A radical proposal for improving the BCS process; more mail
Eliminating automatic bids would create more satisfying BCS matchups
Oregon's path to the championship game is among the easiest of all time
Boise State will prove more by facing 10-2 Utah than a 7-5 ACC team
To my surprise, this year's "morning after" inbox on the Monday following the announcements of the bowl pairings did not overflow with the usual anti-BCS venom. But people are obviously frustrated with many of the matchups, and I am too. So much so, in fact, that I'm here to propose a radical overhaul to the BCS selection process.
The prevailing thought seems to be that the BCS conferences would never give up the automatic-qualifying status for conference champions. However, do the bowls hold any sway in BCS negotiations? At this point, the Orange Bowl and the Fiesta Bowl are probably tired of hosting subpar teams from the Big East and ACC.
-- James, Ann Arbor
You'd be surprised by how little sway the bowls have when it comes to BCS decisions. Their execs are in the room for meetings. They make suggestions. They're in constant contact with their respective conference partners. But for the most part the conferences dictate almost all BCS policy, and the bowls themselves hold little leverage. What are they going to do, drop out and pass up the opportunity to host the national championship game?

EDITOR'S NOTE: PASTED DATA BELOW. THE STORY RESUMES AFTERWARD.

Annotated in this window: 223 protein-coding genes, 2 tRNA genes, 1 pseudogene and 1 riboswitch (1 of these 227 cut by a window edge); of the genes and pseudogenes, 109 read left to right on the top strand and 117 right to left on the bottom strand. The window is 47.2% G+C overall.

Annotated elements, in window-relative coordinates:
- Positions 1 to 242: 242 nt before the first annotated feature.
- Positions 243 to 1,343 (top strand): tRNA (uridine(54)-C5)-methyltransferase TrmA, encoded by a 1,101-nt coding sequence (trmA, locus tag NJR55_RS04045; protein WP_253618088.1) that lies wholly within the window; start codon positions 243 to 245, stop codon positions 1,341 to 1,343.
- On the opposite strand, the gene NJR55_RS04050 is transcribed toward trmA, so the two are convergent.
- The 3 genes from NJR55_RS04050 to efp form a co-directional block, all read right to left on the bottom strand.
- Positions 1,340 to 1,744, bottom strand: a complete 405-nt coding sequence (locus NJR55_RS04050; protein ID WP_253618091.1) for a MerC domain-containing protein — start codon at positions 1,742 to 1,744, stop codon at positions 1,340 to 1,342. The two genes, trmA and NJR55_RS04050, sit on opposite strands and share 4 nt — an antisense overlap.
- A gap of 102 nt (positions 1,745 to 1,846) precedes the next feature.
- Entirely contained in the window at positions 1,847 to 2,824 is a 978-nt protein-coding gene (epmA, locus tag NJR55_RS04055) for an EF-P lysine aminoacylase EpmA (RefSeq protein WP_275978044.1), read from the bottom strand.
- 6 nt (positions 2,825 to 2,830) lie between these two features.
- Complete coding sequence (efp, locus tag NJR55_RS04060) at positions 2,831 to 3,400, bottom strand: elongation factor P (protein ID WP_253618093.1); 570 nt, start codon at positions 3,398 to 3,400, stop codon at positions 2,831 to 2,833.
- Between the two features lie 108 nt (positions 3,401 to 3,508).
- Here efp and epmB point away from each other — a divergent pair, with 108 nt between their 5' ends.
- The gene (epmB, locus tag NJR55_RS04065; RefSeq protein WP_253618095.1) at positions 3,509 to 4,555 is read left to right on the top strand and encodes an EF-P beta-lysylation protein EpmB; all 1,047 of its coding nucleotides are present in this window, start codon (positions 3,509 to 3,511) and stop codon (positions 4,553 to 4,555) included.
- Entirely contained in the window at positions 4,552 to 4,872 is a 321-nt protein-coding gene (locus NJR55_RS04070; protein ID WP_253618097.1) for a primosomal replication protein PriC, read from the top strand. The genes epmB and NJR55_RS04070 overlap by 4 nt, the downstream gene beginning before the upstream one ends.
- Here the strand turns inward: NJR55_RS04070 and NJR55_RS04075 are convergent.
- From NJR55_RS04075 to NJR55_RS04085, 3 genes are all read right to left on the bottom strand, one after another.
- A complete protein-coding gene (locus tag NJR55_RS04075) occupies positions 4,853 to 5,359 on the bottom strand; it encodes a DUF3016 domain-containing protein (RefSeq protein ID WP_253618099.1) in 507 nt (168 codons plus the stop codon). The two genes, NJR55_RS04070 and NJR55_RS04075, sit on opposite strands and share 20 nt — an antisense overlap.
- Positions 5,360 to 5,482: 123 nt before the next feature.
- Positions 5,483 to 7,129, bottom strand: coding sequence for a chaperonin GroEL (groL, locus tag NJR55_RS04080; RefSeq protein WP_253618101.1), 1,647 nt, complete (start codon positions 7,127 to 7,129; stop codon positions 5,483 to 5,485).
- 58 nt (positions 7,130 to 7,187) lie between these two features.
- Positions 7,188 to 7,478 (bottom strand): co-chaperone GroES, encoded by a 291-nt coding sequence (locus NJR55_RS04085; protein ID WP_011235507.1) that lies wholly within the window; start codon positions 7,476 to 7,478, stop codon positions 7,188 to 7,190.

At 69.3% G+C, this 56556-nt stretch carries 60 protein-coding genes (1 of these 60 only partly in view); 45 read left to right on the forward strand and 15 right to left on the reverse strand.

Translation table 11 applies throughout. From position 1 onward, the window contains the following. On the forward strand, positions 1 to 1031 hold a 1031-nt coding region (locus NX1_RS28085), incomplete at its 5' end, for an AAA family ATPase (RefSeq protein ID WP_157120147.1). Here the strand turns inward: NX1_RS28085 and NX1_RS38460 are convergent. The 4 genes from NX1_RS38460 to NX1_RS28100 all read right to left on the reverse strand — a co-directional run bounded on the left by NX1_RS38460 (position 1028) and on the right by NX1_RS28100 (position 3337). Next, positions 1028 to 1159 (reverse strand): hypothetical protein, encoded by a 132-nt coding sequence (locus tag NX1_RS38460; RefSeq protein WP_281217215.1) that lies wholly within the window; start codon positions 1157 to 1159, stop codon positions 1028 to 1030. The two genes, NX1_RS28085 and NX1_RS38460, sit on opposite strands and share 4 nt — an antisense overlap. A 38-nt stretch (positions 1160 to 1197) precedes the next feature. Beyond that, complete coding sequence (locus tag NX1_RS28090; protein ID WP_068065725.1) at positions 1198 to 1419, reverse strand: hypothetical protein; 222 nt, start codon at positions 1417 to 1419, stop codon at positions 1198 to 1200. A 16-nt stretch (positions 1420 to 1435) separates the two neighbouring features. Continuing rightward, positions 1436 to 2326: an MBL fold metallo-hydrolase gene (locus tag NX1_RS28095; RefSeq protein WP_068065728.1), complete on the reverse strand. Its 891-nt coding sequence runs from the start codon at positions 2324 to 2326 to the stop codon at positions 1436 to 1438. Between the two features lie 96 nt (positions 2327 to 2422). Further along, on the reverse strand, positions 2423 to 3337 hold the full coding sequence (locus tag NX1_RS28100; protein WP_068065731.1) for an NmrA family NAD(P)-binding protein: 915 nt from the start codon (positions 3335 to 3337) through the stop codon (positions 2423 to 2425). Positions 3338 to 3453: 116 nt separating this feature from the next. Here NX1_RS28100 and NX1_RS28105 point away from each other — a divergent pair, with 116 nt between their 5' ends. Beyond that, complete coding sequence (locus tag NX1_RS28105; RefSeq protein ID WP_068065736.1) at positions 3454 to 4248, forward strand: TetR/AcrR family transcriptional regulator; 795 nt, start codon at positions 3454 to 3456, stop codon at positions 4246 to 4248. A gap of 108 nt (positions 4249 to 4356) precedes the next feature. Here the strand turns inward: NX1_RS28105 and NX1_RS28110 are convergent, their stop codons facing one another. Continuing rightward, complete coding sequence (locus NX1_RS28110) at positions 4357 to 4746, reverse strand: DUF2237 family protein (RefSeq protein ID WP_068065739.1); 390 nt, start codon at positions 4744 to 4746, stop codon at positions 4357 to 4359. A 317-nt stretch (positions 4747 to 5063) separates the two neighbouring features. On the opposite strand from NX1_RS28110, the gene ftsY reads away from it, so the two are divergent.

But something needs to be done to give the BCS games more flexibility with their matchups. This year, the Sugar Bowl was the only one of the four with any freedom in its selections. The Rose Bowl was obligated to take TCU. The Orange Bowl was obligated to take either Stanford (since it finished in the top four) or Big East champ Connecticut. The Fiesta Bowl had to take whichever one was left. Meanwhile the Gator Bowl, which offers one-fourth the payout of a BCS game, had its choice of at least two SEC teams (Mississippi State and Tennessee) and three Big Ten teams (Michigan, Iowa and Northwestern), chose the Bulldogs and Wolverines and will likely sell out for the second straight year. Think the Oklahoma-UConn Fiesta Bowl will sell out? Think that bowl would voluntarily choose that matchup?